10 things you should know when using the Cricut Knife Blade

Let’s Get Technical! How to Cut with Knife Blade: 10-Things Inquiring Minds Need to Know

May 4th, 2018 • Cricut Team

You have your Cricut Maker™ and recently bought Knife Blade – let’s get cutting. Here you’ll find a few key things – 10 to be exact – you need to know about working with Knife Blade and your Cricut Maker. You could also learn these tips from our video.

1. Calibrate your Cricut Maker for Knife Blade

Before you do ANYTHING, you must calibrate your Knife Blade. Do this first so that your machine recognizes the Knife Blade Drive Housing and executes the best cuts. It’s easy, Design Space® walks you through every step. Just click the account menu and select “Calibration” and follow the on-screen prompts. You may have to upgrade your firmware (this means your Maker), and this only takes a few minutes as well. If you like, you can read more about it here.

2. Always Use Your Desktop or Laptop for Knife Blade Projects

Due to longer cut times that require a Bluetooth™ connection, Knife Blade projects need to be done in Design Space on your computer, not your iOS or Android device (phone, tablet, etc.). Knife Blade is not compatible with these devices.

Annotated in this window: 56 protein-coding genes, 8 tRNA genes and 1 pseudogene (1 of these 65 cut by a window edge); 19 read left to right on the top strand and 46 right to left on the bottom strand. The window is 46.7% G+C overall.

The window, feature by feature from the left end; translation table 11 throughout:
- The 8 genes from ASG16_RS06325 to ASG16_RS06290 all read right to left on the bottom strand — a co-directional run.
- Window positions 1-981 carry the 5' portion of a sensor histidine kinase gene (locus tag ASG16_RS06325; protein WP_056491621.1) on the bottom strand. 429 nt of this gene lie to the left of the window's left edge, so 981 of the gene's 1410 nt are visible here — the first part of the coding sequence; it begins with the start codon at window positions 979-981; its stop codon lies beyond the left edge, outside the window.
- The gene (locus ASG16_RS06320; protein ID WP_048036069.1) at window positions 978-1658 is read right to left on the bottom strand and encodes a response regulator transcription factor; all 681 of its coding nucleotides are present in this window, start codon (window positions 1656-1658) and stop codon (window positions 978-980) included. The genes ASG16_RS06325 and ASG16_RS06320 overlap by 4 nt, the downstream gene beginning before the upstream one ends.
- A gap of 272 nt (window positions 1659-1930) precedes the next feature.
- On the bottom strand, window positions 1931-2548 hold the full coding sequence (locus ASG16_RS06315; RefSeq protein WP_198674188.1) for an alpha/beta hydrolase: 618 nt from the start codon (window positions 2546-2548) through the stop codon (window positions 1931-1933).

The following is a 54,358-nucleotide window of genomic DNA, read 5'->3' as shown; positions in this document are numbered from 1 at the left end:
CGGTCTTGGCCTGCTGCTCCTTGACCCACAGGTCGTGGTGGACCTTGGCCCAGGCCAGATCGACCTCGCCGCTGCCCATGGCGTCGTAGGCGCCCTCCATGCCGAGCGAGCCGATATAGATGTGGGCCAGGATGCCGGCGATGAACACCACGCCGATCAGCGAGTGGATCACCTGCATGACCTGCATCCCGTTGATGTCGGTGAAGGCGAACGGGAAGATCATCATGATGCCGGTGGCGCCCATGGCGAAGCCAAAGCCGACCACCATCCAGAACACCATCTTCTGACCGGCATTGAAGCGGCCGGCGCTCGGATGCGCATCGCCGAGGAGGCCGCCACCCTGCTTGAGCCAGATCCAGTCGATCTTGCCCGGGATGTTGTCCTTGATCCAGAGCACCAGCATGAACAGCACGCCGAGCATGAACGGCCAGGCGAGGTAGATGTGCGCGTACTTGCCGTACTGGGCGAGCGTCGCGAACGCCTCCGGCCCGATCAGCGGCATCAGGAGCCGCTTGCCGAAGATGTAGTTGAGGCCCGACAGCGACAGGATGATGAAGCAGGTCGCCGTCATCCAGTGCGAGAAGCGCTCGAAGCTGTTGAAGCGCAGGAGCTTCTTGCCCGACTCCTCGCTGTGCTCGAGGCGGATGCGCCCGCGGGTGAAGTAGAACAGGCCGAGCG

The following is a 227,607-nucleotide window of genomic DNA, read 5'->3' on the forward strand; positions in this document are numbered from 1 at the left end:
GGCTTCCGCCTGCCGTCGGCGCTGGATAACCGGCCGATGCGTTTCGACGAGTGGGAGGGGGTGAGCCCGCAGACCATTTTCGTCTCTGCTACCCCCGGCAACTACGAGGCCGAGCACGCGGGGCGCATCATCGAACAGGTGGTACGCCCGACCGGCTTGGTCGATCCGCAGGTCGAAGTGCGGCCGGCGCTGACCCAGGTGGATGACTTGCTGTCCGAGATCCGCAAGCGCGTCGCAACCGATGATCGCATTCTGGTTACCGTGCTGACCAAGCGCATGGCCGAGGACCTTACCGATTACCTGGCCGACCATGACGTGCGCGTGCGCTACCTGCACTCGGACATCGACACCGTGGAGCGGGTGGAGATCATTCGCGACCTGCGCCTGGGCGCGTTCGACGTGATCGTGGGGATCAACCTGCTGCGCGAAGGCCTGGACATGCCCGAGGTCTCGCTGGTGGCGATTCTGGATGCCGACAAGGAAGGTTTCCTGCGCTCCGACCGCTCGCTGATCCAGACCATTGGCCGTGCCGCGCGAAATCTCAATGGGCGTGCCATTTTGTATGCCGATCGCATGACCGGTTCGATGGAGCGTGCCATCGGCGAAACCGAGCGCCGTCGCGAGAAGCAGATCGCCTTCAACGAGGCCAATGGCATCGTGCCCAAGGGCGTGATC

3. And, 4! Speaking of Using Your Computer … A Couple of Tips

Always use Design Space in a Google Chrome browser, and importantly, always in a dedicated window – try to avoid opening additional tabs. If you absolutely must use the web while working with Knife Blade, open a new window.

While you’re at it, make sure you turn OFF Sleep Mode on your computer. Since Knife Blade projects can take some time, it’s important to make sure your computer doesn’t Pause Out while cutting your project.

5. Tape Your Material to Your Mat

Cricut Maker and Knife Blade cut with 10-times more force than Cricut Explore®. The mat’s adhesion isn’t necessarily going to be sticky enough to hold the thick or dense types of materials you’ll be tackling with Knife Blade.